What material do you use? - Woodworking Talk - Woodworkers Forum
 
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post #1 of 6 Old 07-11-2010, 12:54 PM Thread Starter
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What material do you use?

What material do you use for the finished ends on cabinets & builtins?

Obviously it needs to match the door & faceframes, but do you use solid wood, or ply?

For that matter, what ply do you use for the carcass?
I'm planning 3/4" ply, but do you just use garden variety 3/4" from the box store, or ???

Thanks!

-Ric
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post #2 of 6 Old 07-11-2010, 01:10 PM
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I make the case out of plywood. Your plywood sides should butt into the backside of your face frame which is hardwood so end grain does not show. For a corner or end unit the ply should be flush with the outside corner. I usually use same type of material but will build using different materials if customer wants. If you want a raised panel end on your cabinet then you will build just like a raised panel door sized to fit your cabinet end & substitute for the plywood side.

When I build a cabinet out of cherry for instance I use 3/4" A-1 cherry ply (little more expensive than shop cherry but 1/2 the weight) & cherry hardwood. For shelves I use ply for the shelf & edge the front with 3/4" x 1" cherry hardwood. This is for stain grade work.

You could also edge band the edges with the same type of wood you are using for your project. It comes in small rolls & has the glue already applied. You just cut length a little long & apply with an iron then trim flush. Avoid having any end grain or plywood edges showing.

For paint grade I use birch ply with popular face frames. If there are raised panel doors I use popular for the frame & mdf for the center panel.

I do not buy my materials from Home Depot or Lowe's. I buy at a hardwoods supplier as the quality is much better. If you are just building a cheap unit for your garage, shop, or something you can use the birch ply from the box store.

If you go to Sommerfeld tools you can find some good dvd's that will show the process of building cabs.

http://www.sommerfeldtools.com/Instr...Ds/products/4/

James
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Last edited by jlord; 07-11-2010 at 01:32 PM.
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post #3 of 6 Old 07-11-2010, 01:53 PM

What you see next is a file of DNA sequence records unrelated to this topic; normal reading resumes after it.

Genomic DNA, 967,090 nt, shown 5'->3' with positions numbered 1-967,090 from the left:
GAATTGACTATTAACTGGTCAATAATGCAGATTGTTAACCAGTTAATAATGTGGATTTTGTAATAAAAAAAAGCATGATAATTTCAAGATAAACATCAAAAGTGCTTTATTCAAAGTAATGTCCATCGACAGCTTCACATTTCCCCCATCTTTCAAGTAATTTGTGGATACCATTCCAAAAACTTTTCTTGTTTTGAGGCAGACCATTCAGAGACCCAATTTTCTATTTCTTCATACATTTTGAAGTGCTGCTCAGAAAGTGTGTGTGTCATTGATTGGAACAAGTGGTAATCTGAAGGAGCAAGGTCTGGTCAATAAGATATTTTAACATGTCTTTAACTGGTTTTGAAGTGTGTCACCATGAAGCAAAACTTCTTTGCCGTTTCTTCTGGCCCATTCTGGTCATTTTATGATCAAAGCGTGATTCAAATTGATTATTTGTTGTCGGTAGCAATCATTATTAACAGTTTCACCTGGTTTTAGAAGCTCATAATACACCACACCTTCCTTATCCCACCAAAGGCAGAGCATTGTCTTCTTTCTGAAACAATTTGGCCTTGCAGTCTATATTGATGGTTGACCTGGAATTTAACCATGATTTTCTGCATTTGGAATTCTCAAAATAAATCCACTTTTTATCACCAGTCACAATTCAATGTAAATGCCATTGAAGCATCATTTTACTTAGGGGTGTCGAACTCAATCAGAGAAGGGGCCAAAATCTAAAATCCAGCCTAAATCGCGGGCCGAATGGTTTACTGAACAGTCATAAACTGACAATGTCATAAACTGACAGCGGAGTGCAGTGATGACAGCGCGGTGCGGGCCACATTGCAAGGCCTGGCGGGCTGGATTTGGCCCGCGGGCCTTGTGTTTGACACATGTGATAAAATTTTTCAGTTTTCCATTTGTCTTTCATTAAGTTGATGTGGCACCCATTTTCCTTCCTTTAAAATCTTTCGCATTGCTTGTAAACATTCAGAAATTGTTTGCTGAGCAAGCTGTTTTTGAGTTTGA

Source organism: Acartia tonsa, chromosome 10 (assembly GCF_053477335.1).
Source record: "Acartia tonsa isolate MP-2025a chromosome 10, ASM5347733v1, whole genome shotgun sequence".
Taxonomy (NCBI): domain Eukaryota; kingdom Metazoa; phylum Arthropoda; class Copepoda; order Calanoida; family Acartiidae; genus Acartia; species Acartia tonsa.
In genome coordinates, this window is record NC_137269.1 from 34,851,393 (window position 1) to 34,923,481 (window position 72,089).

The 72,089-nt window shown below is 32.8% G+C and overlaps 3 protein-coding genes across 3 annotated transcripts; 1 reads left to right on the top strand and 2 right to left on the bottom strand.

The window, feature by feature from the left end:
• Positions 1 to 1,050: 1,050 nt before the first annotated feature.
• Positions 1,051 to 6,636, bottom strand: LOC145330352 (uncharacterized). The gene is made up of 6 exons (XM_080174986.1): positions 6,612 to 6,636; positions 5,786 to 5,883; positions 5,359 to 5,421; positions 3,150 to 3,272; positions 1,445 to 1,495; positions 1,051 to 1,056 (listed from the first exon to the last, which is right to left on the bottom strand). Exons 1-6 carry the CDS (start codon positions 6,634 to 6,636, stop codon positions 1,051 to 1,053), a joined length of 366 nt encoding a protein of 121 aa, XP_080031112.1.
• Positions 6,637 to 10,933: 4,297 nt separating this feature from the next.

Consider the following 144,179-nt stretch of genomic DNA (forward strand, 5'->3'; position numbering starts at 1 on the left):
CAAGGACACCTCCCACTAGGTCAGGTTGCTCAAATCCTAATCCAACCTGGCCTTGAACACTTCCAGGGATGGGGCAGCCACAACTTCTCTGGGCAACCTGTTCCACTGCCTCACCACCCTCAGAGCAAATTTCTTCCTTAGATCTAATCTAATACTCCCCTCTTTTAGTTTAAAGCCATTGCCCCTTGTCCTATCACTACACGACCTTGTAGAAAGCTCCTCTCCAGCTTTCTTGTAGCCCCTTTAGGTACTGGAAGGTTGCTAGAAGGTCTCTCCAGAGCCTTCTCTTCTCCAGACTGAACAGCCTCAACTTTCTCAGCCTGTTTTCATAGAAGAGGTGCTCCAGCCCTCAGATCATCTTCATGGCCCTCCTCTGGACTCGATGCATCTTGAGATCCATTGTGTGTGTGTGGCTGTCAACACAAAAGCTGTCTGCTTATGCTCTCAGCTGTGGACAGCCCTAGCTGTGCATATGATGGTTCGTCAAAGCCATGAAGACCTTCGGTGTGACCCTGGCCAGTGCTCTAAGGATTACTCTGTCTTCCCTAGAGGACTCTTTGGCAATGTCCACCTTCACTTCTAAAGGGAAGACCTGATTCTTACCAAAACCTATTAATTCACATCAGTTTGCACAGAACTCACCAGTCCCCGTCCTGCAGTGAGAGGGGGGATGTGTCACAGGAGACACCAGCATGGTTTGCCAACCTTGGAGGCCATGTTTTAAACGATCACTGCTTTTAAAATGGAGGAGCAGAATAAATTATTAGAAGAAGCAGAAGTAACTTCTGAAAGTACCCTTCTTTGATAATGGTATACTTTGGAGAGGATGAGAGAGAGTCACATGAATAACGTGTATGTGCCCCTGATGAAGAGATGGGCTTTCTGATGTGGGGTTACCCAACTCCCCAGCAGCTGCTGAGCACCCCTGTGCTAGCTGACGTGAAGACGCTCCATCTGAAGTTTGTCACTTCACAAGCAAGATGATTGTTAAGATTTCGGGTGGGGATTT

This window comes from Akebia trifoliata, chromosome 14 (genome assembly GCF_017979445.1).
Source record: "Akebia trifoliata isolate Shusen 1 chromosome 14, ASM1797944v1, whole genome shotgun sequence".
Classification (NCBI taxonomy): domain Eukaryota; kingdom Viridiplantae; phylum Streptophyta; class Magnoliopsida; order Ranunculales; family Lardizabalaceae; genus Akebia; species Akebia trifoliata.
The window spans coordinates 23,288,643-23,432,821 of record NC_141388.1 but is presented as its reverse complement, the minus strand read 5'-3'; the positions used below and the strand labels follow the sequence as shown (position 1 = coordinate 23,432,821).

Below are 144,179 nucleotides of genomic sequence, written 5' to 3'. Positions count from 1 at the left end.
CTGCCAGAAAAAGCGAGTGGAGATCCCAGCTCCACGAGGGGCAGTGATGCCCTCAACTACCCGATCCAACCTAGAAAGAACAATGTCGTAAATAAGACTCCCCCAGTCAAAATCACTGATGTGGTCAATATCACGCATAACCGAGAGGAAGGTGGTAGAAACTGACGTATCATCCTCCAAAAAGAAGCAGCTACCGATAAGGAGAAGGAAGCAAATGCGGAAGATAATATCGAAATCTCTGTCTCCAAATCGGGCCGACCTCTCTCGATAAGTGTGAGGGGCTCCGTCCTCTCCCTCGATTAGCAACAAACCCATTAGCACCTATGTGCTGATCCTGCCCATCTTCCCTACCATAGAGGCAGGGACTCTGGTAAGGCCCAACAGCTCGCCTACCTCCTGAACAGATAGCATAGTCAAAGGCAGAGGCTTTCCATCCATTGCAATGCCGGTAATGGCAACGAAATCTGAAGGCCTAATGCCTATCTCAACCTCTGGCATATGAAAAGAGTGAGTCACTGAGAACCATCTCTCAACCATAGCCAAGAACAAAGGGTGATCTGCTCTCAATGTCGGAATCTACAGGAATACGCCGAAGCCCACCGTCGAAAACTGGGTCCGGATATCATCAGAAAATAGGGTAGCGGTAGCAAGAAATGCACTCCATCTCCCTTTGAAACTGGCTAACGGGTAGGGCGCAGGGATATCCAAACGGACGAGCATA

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Quote:
Originally Posted by jlord View Post
If you want a raised panel end on your cabinet then you will build just like a raised panel door sized to fit your cabinet end & substitute for the plywood side.

I don't do raised panel ends that way. I use a plywood end and add a framed raised panel end to the plywood. My reasons are that a true raised frame & panel has a loose (floating) panel, and IMO, is not a structural enough member to use as an end to a cabinet.

There is also the considerations of adding drawer slides or shelf clips, or doing any machining (for a fixed shelf) like dadoes.






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post #4 of 6 Old 07-11-2010, 03:15 PM Thread Starter
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Thanks Guys!

In this case, I will be doing raised panels on SOME of the ends, but not others.

So if I'm reading this right, for just a plain, flat, finished end panel, you're using ply? (cherry for example if the doors & face frames are cherry).

How do you find finishing the plywoods?
Comprable to regular hardwoods, or different because of the thin veneer?
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post #5 of 6 Old 07-11-2010, 03:17 PM Thread Starter
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Quote:
Originally Posted by cabinetman View Post
I don't do raised panel ends that way. I use a plywood end and add a framed raised panel end to the plywood. My reasons are that a true raised frame & panel has a loose (floating) panel, and IMO, is not a structural enough member to use as an end to a cabinet.
There is also the considerations of adding drawer slides or shelf clips, or doing any machining (for a fixed shelf) like dadoes.

I agree with you on adding the panel end to an existing ply sub-structure, for all the reasons you mentioned.

Last edited by WoodRic; 07-11-2010 at 03:35 PM.
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post #6 of 6 Old 07-11-2010, 03:47 PM
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Quote:
Originally Posted by cabinetman View Post
I don't do raised panel ends that way. I use a plywood end and add a framed raised panel end to the plywood. My reasons are that a true raised frame & panel has a loose (floating) panel, and IMO, is not a structural enough member to use as an end to a cabinet.

There is also the considerations of adding drawer slides or shelf clips, or doing any machining (for a fixed shelf) like dadoes.





You are right Cabinetman, I guess I left that out. What I was referring to was on the corner you would have the raised panel showing flush with the f/f on the outside corner instead of the ply. The ply panel is moved over. You can also just apply it to the top & leave the thickness as a reveal. Most times I set it flush behind the f/f. & the ply panel flush to the inside of the f/f if it is a drawer bank so I do not have to pad it out.

Many times I have just had a plain side but route a detail in the outside corner of the f/f such as a roman ogee to dress it up.

Sometimes it is easier doing than explaining the process.

James
Whittier, CA.

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Last edited by jlord; 07-11-2010 at 03:55 PM.
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